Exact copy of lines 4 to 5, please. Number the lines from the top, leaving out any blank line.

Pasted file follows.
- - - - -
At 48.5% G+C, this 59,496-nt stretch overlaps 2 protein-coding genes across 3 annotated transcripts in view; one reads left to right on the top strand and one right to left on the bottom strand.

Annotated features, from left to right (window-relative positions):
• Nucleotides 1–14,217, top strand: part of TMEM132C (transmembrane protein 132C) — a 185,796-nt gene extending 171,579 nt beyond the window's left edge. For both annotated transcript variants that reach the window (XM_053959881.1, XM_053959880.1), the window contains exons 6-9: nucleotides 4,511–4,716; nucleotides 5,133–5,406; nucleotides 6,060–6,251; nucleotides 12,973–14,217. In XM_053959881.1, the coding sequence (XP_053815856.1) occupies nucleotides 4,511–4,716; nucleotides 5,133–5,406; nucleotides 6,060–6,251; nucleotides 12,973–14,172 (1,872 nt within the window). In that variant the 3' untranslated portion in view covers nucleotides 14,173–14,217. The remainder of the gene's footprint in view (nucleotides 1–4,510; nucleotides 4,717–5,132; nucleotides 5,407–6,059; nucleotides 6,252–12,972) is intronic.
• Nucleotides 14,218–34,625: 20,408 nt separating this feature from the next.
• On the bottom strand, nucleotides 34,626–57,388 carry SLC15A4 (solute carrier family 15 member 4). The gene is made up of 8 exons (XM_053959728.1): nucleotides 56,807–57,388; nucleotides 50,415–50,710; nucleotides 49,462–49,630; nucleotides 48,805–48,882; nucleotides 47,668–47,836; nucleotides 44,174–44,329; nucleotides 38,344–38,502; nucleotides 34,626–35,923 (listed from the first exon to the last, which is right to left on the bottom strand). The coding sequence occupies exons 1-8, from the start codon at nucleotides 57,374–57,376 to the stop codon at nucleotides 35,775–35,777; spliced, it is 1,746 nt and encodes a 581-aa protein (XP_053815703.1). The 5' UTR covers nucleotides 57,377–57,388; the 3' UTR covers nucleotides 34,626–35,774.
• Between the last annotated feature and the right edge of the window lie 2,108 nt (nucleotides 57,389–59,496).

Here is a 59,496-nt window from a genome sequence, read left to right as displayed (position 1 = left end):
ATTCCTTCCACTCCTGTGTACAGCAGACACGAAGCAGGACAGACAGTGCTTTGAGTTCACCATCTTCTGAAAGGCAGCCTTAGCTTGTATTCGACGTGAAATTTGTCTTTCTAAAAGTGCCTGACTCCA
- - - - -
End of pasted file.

• Nucleotides 14,218–34,625: 20,408 nt separating this feature from the next.
• On the bottom strand, nucleotides 34,626–57,388 carry SLC15A4 (solute carrier family 15 member 4). The gene is made up of 8 exons (XM_053959728.1): nucleotides 56,807–57,388; nucleotides 50,415–50,710; nucleotides 49,462–49,630; nucleotides 48,805–48,882; nucleotides 47,668–47,836; nucleotides 44,174–44,329; nucleotides 38,344–38,502; nucleotides 34,626–35,923 (listed from the first exon to the last, which is right to left on the bottom strand). The coding sequence occupies exons 1-8, from the start codon at nucleotides 57,374–57,376 to the stop codon at nucleotides 35,775–35,777; spliced, it is 1,746 nt and encodes a 581-aa protein (XP_053815703.1). The 5' UTR covers nucleotides 57,377–57,388; the 3' UTR covers nucleotides 34,626–35,774.